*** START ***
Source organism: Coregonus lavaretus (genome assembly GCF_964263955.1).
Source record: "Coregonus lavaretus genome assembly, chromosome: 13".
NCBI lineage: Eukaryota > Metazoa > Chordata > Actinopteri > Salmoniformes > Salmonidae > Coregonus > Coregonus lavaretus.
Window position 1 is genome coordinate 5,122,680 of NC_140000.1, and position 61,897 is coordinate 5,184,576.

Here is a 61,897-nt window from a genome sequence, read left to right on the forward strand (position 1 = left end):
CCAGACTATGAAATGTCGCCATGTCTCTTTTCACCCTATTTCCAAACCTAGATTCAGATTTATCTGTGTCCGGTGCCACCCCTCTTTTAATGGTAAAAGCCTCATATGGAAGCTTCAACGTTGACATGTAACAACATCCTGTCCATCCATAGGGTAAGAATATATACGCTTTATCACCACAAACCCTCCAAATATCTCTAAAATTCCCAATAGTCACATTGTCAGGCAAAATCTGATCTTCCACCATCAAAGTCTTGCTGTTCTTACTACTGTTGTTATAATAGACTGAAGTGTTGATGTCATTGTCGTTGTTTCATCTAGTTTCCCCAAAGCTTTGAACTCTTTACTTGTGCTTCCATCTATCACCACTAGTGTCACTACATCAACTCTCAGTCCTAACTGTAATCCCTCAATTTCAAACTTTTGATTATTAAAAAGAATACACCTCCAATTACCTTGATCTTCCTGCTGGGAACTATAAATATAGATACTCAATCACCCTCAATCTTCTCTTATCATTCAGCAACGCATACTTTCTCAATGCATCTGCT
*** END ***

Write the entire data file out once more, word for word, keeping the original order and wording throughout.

Source organism: Coregonus lavaretus (genome assembly GCF_964263955.1).
Source record: "Coregonus lavaretus genome assembly, chromosome: 13".
NCBI lineage: Eukaryota > Metazoa > Chordata > Actinopteri > Salmoniformes > Salmonidae > Coregonus > Coregonus lavaretus.
Window position 1 is genome coordinate 5,122,680 of NC_140000.1, and position 61,897 is coordinate 5,184,576.

Here is a 61,897-nt window from a genome sequence, read left to right on the forward strand (position 1 = left end):
CCAGACTATGAAATGTCGCCATGTCTCTTTTCACCCTATTTCCAAACCTAGATTCAGATTTATCTGTGTCCGGTGCCACCCCTCTTTTAATGGTAAAAGCCTCATATGGAAGCTTCAACGTTGACATGTAACAACATCCTGTCCATCCATAGGGTAAGAATATATACGCTTTATCACCACAAACCCTCCAAATATCTCTAAAATTCCCAATAGTCACATTGTCAGGCAAAATCTGATCTTCCACCATCAAAGTCTTGCTGTTCTTACTACTGTTGTTATAATAGACTGAAGTGTTGATGTCATTGTCGTTGTTTCATCTAGTTTCCCCAAAGCTTTGAACTCTTTACTTGTGCTTCCATCTATCACCACTAGTGTCACTACATCAACTCTCAGTCCTAACTGTAATCCCTCAATTTCAAACTTTTGATTATTAAAAAGAATACACCTCCAATTACCTTGATCTTCCTGCTGGGAACTATAAATATAGATACTCAATCACCCTCAATCTTCTCTTATCATTCAGCAACGCATACTTTCTCAATGCATCTGCT